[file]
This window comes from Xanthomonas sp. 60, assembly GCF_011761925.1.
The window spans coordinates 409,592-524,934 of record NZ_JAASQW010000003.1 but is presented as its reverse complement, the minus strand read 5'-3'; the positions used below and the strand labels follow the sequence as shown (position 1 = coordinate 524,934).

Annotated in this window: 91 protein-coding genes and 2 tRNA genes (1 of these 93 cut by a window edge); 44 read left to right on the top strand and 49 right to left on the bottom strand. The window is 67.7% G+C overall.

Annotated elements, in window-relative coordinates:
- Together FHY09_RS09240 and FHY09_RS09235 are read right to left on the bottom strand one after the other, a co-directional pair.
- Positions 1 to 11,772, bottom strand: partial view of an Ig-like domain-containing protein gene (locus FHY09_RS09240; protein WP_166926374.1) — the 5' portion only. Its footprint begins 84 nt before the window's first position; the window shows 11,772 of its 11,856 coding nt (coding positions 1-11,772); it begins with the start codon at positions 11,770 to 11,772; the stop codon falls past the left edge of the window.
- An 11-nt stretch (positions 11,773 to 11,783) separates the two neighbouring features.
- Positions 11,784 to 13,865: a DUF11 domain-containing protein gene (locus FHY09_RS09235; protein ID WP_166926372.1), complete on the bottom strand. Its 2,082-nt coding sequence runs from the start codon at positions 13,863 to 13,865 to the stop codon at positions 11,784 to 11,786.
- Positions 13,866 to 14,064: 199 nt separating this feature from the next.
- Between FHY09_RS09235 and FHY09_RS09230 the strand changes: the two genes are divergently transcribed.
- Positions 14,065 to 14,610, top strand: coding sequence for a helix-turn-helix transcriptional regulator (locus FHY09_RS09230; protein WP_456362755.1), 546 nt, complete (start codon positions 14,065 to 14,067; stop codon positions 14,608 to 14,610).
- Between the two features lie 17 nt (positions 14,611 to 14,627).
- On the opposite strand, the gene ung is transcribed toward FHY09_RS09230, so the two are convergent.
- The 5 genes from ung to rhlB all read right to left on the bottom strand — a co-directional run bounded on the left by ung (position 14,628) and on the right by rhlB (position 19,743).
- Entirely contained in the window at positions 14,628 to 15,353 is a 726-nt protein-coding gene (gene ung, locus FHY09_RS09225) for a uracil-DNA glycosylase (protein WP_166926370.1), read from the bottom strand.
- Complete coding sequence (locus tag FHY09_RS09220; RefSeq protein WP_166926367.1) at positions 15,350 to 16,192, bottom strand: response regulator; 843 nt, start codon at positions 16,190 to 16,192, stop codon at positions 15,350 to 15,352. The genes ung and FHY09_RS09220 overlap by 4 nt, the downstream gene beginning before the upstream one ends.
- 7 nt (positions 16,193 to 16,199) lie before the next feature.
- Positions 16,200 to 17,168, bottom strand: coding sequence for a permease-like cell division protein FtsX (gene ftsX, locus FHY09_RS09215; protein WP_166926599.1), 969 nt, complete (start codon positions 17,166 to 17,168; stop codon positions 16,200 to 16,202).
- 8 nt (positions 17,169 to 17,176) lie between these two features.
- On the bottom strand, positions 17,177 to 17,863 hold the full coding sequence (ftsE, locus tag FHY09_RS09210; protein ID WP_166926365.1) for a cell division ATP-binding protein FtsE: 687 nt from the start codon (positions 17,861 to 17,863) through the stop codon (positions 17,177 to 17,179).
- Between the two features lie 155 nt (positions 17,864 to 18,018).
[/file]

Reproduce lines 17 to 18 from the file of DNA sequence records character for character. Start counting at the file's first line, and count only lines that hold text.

- 7 nt (positions 16,193 to 16,199) lie before the next feature.
- Positions 16,200 to 17,168, bottom strand: coding sequence for a permease-like cell division protein FtsX (gene ftsX, locus FHY09_RS09215; protein WP_166926599.1), 969 nt, complete (start codon positions 17,166 to 17,168; stop codon positions 16,200 to 16,202).